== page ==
Just a few decades ago, astronomers thought Pluto was a solitary object, just another ball of ice and rock in the Kuiper Belt. But then in 1978, astronomers discovered that it has a moon half its size, later named Charon.
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But that was just the beginning. Observations in 2005 captured by NASA’s Hubble Space Telescope turned up two additional moons orbiting the dwarf planet. They were provisionally designated X/2005 P1 and S/2005 P2, but later named Hydra and Nix.
Hydra is the outer-most natural satellite of Pluto, orbiting the dwarf planet at a distance of 65,000 km. Unlike the other moons of Pluto, Hydra’s orbit is almost perfectly circular. It takes almost 38 days to orbit Pluto.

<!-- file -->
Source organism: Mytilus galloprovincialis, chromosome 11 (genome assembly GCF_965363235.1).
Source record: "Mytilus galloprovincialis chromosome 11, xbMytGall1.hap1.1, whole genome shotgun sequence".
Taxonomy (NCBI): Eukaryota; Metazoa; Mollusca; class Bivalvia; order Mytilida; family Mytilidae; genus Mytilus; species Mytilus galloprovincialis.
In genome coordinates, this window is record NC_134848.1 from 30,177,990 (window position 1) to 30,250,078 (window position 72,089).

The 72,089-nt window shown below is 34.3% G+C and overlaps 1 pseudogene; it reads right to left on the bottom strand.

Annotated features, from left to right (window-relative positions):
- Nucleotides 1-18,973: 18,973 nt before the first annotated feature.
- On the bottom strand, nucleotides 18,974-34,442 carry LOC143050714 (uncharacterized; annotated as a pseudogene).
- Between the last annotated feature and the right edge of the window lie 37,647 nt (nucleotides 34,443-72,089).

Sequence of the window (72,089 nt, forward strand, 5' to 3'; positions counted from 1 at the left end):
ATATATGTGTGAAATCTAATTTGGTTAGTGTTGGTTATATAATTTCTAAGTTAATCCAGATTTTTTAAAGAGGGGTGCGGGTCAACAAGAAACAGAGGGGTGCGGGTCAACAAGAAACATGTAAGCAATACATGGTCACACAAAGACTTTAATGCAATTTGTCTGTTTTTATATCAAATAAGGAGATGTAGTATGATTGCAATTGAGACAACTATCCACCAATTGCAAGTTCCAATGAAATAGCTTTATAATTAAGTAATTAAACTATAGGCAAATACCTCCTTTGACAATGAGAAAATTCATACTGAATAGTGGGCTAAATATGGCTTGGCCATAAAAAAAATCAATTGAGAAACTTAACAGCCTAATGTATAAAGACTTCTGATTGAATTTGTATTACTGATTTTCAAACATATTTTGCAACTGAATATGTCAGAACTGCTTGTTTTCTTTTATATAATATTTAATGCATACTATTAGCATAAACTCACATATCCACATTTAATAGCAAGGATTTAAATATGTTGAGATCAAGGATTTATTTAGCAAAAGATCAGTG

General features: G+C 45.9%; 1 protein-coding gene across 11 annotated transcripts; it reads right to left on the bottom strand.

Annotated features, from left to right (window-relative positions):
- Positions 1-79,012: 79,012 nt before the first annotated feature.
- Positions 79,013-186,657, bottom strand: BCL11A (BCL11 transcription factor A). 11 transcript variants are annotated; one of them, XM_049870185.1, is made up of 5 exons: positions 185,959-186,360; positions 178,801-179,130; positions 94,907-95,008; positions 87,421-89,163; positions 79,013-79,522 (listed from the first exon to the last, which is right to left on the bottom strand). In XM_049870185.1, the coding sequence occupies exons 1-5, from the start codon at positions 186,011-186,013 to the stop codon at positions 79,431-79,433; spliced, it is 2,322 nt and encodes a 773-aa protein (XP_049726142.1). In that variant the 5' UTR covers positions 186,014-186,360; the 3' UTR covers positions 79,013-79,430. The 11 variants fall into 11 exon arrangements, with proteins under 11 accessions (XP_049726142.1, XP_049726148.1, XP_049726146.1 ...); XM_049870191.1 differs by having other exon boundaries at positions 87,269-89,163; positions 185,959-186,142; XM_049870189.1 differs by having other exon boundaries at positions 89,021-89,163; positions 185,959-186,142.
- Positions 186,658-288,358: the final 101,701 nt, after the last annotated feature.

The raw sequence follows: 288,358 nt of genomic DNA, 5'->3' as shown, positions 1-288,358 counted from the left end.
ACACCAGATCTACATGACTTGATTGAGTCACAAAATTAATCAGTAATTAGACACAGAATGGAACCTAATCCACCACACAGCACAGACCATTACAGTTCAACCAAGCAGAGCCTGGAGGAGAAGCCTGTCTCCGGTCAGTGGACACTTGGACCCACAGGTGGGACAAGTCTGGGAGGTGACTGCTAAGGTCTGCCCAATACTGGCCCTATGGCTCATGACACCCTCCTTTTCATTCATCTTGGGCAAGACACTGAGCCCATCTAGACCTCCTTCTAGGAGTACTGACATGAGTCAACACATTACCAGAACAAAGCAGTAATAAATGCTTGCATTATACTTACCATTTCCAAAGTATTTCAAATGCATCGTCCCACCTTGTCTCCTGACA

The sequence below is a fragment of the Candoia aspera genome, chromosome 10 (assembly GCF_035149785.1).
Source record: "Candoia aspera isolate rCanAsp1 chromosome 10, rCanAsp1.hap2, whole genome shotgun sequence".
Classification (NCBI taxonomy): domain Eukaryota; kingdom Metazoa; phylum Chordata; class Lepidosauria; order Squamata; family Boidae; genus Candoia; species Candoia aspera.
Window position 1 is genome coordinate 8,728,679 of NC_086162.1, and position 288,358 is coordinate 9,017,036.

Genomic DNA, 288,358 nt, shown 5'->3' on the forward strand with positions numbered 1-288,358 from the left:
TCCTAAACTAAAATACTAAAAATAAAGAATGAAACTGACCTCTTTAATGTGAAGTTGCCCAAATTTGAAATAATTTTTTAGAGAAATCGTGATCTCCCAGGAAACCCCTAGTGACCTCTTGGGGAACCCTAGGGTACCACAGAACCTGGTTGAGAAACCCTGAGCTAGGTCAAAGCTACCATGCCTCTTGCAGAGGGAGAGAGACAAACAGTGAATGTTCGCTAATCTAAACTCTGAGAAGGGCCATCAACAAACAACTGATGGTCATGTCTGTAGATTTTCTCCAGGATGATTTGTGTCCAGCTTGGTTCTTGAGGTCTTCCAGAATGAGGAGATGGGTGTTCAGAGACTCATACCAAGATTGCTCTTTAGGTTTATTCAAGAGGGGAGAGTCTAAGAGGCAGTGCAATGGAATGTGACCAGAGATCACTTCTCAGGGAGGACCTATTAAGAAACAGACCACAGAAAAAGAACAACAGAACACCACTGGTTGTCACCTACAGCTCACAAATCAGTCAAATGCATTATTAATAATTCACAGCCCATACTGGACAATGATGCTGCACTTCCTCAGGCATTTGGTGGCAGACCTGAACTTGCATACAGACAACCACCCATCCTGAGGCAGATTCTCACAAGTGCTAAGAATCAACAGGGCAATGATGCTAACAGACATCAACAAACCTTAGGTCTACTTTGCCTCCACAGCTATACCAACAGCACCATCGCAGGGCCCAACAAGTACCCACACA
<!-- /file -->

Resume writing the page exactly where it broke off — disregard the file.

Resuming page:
The tiny moon measures 61 km across, estimated based on its brightness.
Its final name was announced by the International Astronomical Union on June 21, 2006. In ancient Greek mythology, the hydra was a multi-headed beast who guarded the waters of Pluto/Hades’ underworld.
As with the rest of the Pluto system, Hydra will be imaged by NASA’s New Horizons spacecraft in 2015.
Here’s a link to the constellation Hydra.